Most of the taxable income (unlike most of taxable people and organizations) is international, mobile and very flexible, so effective taxation already relies heavily on international agreements and cooperation.

If you'd leave Bill Gates taxation to whatever municipality he lives in, the expected result would be that the richest person in the world would pay practically no taxes; you need to tax (and thus cooperatively track) worldwide revenue of people and corporations. Tax spending can and should be handled as locally as possible, but tax collection would be best done globally, cooperatively eliminating loopholes (like forcing tax shelter jurisdictions to change their ways) and establishing common rules to avoid a "bidding war to the bottom", like the current EU initiative to harmonize corporate income tax.


A "bidding war" is an extremely good thing. I want governments to compete to offer me the lowest possible tax rates. What you're describing is a monopoly, which would be very bad for the "customers" (everyone except governments).


Thanks to technology our nation states will probably grow bigger. But having no nation states is quite unlikely. The reason why there are states in one form or another since forever is that they give people some feeling of unity, not some feeling of exclusion of others. So without nation states people don't suddenly feel all happy, but they don't have any unity that pulls them together.


This implies that thousands of years of human history where people were not members of giant continent spanning countries people had to unity.

That is absurd. People can feel a sense of community on many scales, but the extremes are from ones own family to feeling like a citizen of Earth and a part of a global human culture.

Nation states are one optional step on that ladder, and it has many more than just three levels in it. Hell, just consider the difference in scale of nation states - from a country like New Zealand that has half the population of the New York Metro Area, to India or China with more than a billion people each. Completely arbitrary, and the size and cultural divides between different countries are massive. You can't even come close to placing all nation states at one tier of social inclusion and absolutely cannot ascribe individual happiness to membership in one.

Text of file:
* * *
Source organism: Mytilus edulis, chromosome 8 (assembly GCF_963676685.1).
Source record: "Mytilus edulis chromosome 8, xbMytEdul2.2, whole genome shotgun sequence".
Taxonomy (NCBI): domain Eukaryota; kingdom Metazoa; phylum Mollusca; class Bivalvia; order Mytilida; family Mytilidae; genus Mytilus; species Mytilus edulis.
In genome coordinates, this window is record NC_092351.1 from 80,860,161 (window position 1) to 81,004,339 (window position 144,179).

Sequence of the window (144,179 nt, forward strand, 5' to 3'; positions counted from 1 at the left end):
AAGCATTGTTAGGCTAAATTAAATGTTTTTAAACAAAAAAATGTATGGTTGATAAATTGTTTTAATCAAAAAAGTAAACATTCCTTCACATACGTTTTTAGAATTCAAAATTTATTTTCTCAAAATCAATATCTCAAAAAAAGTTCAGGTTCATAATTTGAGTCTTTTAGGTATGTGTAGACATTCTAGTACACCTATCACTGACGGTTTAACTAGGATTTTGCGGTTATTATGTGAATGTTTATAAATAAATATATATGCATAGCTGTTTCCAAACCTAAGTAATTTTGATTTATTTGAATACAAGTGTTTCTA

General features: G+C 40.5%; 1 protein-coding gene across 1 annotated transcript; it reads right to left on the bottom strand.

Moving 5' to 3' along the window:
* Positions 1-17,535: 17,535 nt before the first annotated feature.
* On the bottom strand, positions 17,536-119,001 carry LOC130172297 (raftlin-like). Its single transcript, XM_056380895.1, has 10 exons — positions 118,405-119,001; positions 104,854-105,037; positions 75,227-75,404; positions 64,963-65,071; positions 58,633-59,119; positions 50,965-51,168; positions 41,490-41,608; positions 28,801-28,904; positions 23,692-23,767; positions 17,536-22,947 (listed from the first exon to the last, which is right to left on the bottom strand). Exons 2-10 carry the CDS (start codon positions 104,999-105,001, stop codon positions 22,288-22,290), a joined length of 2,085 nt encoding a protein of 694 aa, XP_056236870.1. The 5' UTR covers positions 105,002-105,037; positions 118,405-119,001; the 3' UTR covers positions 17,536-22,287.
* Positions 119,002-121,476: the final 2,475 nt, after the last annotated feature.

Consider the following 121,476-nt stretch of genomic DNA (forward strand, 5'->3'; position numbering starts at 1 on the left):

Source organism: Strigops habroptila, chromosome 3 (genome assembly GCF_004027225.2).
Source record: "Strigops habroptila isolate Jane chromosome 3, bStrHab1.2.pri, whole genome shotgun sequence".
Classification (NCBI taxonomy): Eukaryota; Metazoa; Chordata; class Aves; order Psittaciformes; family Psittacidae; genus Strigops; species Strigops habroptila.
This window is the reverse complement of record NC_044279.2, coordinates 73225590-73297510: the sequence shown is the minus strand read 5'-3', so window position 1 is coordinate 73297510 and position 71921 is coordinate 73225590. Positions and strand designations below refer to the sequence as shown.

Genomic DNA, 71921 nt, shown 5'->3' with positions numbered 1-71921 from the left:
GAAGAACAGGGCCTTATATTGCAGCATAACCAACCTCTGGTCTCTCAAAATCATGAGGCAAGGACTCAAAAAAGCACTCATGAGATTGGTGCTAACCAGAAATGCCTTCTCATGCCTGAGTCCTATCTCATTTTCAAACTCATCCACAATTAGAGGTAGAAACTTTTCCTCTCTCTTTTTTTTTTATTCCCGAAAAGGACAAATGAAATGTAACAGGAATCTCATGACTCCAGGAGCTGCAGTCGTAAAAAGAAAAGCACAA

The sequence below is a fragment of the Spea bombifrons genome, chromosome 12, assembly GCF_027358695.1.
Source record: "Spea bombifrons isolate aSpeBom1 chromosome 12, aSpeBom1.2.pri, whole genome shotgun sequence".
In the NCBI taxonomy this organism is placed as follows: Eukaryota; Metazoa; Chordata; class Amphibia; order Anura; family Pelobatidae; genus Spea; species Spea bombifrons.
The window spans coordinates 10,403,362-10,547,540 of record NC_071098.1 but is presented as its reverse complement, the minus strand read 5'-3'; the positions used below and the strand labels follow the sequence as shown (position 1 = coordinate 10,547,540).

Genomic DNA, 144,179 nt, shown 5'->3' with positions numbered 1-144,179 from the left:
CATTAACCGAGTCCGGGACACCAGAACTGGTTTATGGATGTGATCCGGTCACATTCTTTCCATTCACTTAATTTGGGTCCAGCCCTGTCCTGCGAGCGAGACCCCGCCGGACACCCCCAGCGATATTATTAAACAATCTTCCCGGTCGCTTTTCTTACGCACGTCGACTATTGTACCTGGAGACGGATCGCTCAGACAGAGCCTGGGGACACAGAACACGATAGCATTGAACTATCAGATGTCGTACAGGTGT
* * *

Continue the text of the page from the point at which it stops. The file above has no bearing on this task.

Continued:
I don't want to argue that nation states are best theoretical models to bring people togehter, but I want to argue that the real states, as sh*tty as they may be, are the result of hard work of many people and one of the features they offer is a higher level of unity than anything that came before them. Just dropping these results of hard work will not end up in more success. I want to argue that you can't win a marathon by stopping to run before the finish line.


Is Globalisation no longer the 'inevitable' it was once touted as? National leaders have for some time now been promising things which are simply not in their gift economically whilst becoming more and more protectionist and frankly bigoted in what they say. I get that they are merely echoing the concerns of their constituents and that democracies being organised on national lines that there has effectively been this incredible disenfranchisement as a result of globalisation. I think it was Joe Stiglitz who about a decade ago advised us to turn up at AGMs rather than polling booths if we wanted to continue to have a say in our futures. More likely we will have super-nation states like China and Europe before we 'get past' nation-states entirely. And although the anti-globalists appear to be winning currently, the market will in the end I believe choose not to have borders and woe betide those luddites who oppose it. Trumpistas, Brexiteers et al.